Archive for August, 2017

Canine Influenza outbreak caused by a new strain of virus H3N2 from Asia

Sunday, August 27th, 2017

Midwest Canine Influenza outbreak caused by new strain of virus

April 12, 2015 By Joe Schwartz

ITHACA, N.Y. – The canine influenza outbreak afflicting more than 1,000 dogs in Chicago and other parts of the Midwest is caused by a different strain of the virus than was earlier assumed, according to laboratory scientists at Cornell University and the University of Wisconsin. Researchers at Cornell say results from additional testing indicate that the outbreak is being caused by a virus closely related to Asian strains of influenza A H3N2 viruses, currently in wide circulation in southern Chinese and South Korean dog populations since being identified in 2006. There is no evidence that it can be transmitted to humans.

The outbreak in the Midwest had been attributed to the H3N8 strain of virus, which was identified in the U.S. dog population in 2004 and has been circulating since. The H3N2 virus had not been previously detected in North America. The outbreak in Chicago suggests a recent introduction of the H3N2 virus from Asia.

Testing of clinical samples from the outbreak conducted at The New York State Animal Diagnostic Laboratory at Cornell indicated that the virus was Influenza A. Further testing led researchers to believe a new strain was at fault. Subsequent testing, carried out with the assistance of the Wisconsin Veterinary Diagnostic Laboratory, identified the new subtype as H3N2. The National Veterinary Services Laboratories in Ames, IA is sequencing two isolates from this outbreak, which were isolated at Cornell, to facilitate rapid complete characterization of the viruses.

Both Influenza strains can cause high fever, loss of appetite, coughing, nasal discharge, and lethargy. Symptoms may be more severe in cases caused by the H3N2 virus. Some infected dogs may not show symptoms at all.

H3N2 has caused infection and respiratory illness in cats.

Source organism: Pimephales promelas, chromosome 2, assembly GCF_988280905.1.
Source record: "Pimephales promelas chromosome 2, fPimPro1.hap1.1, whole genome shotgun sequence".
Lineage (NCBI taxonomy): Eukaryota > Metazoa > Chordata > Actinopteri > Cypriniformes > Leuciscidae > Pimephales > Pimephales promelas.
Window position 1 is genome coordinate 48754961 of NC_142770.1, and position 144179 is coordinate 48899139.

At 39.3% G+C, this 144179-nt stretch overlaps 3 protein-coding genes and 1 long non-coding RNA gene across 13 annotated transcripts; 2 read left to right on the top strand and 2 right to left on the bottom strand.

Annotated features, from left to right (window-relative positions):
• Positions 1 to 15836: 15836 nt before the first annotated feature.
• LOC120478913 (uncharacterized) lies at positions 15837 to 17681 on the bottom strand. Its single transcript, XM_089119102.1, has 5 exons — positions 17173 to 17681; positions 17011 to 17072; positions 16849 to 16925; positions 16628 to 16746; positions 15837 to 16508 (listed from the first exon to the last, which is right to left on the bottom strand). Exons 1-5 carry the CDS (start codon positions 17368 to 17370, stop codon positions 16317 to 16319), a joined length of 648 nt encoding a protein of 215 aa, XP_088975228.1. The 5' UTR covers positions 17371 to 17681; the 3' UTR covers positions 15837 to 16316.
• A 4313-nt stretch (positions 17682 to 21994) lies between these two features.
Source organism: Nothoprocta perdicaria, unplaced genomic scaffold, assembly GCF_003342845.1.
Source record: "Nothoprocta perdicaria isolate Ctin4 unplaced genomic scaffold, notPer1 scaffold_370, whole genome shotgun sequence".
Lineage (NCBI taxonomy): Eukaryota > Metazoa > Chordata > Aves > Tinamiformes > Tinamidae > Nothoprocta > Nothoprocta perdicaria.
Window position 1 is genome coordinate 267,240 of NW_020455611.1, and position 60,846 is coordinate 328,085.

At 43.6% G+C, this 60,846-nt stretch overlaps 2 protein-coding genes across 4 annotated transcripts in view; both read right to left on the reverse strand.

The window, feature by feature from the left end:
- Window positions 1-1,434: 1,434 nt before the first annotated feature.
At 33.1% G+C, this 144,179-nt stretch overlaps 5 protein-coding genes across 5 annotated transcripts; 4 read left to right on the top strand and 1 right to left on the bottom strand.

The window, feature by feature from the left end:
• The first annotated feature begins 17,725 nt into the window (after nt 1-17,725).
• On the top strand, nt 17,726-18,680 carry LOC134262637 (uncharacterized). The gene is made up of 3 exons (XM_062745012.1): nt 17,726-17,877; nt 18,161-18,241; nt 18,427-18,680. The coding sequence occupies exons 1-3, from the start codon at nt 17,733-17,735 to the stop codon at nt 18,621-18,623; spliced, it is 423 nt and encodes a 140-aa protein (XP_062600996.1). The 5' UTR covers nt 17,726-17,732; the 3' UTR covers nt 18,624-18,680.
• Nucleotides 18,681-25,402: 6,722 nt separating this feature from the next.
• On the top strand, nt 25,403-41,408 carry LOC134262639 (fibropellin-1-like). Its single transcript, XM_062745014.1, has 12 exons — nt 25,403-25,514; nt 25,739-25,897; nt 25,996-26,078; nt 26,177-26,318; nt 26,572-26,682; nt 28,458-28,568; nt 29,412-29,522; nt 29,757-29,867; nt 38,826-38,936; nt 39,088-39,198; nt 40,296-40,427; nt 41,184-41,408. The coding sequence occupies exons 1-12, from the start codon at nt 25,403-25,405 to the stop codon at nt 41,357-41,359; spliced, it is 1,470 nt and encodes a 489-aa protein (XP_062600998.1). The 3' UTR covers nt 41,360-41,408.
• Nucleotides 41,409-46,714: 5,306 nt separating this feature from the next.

Veterinary professionals are advised that diagnostic testing of samples from sick pets can be done using a broadly targeted Influenza A matrix reverse transciptase-polymerase chain reaction assay (Rt-PCR). The canine-specific Influenza A H3N8 Rt-PCR in use in several laboratories will not detect this virus. Serology is also currently not available as the H3N2 virus is different enough from H3N8 that antibodies may not cross react. However, an H3N2-specific serologic assay is under development and will be available soon.

It is not known if the current vaccine will provide any protection from this new virus. It does protect against H3N8, which is in circulation in some areas. Other preventive advice remains the same: In areas where the viruses are active, avoid places where dogs congregate, such as dog parks and grooming salons.

Owners of symptomatic dogs and cats should consult our office.

It is our pleasure to serve you and your pets. Please do not hesitate to call our offices (708-383-3606) if you have any questions or concerns. Thank you for allowing us to be a part of your veterinary healthcare team.

 

Senior Pets – Part 3 of 3

Tuesday, August 22nd, 2017

 

Dog patient

One of our very patient patients.

In our three part series of posts on Senior and geriatric pets we focused on:

Part 1: Describing/defining a senior or geriatric pet

Part 2: Important Conditions and Focus Areas for an aging pet

 

 

Now in part 3 of our 3 part posts we will focus on Medical Management / Early Detection and Screening

Medical Management / Early Detection and Screening

Cat patient

Dr. Toncray enjoying a patient.

   Although the list of medical conditions can be very long in our older pets, many of them can be managed successfully. We advise our patient’s caregivers to consider a senior health care plan that will target early detection and treatment.

Early detection will allow for prompt, specific care for your pet that will prevent, delay, or temper an illness, extend life span, promote increased quality of life and extend the human-animal bond.  It begins by defining baseline values for your pet as they move into their senior life stage. This will help set the foundation to provide the best preventive and medical care for the years ahead. It continues with frequent evaluation, therapy and monitoring as medical conditions require.

 

Physical Examinations

Dr. Leslie monitoring the weight of one of our feline patients

   A complete and thorough physical examination will help localize and uncover any problems or suspect areas. Initially annual exams are advised, however, increasing the examination frequency to two times a year as your pet ages will increase the chance of detecting a problem early. We recommend monitoring body weight more frequently, 2-4 times a year. You can come in and use our scale in the waiting area.

 

 

Observations and History

    Dialogue between our doctors and pet owners in this life stage is exceptionally valuable.

older dogs eye issues

Dr. Swindell consulting with a client.

Observations and notations of subtle changes in interactions and day-to-day routines can provide important information and direction for early detection of health issues. Education on what signs to watch for and their significance can heighten detection of early changes.

 

Laboratory and diagnostic testing

Routine diagnostic tests can give additional depth to your pet’s health evaluation

Simple blood test